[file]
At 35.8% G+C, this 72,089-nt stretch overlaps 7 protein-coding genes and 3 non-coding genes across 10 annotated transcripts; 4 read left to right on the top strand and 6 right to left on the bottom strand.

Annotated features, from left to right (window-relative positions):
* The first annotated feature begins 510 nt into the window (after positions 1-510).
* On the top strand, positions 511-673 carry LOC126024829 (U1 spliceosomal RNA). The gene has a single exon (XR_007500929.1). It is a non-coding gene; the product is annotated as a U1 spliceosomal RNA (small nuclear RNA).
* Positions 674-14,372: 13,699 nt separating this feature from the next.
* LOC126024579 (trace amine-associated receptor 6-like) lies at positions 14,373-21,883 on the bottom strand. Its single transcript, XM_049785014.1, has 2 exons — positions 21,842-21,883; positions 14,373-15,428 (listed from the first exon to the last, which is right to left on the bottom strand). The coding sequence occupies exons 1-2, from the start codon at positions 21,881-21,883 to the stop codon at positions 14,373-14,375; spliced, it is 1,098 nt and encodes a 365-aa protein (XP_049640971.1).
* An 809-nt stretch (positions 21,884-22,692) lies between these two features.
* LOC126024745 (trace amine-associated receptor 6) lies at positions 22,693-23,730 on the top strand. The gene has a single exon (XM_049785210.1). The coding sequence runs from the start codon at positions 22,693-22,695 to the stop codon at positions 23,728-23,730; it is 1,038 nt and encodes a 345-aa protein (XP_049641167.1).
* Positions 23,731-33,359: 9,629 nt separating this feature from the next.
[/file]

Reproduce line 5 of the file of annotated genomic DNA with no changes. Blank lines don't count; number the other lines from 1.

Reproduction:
* Positions 674-14,372: 13,699 nt separating this feature from the next.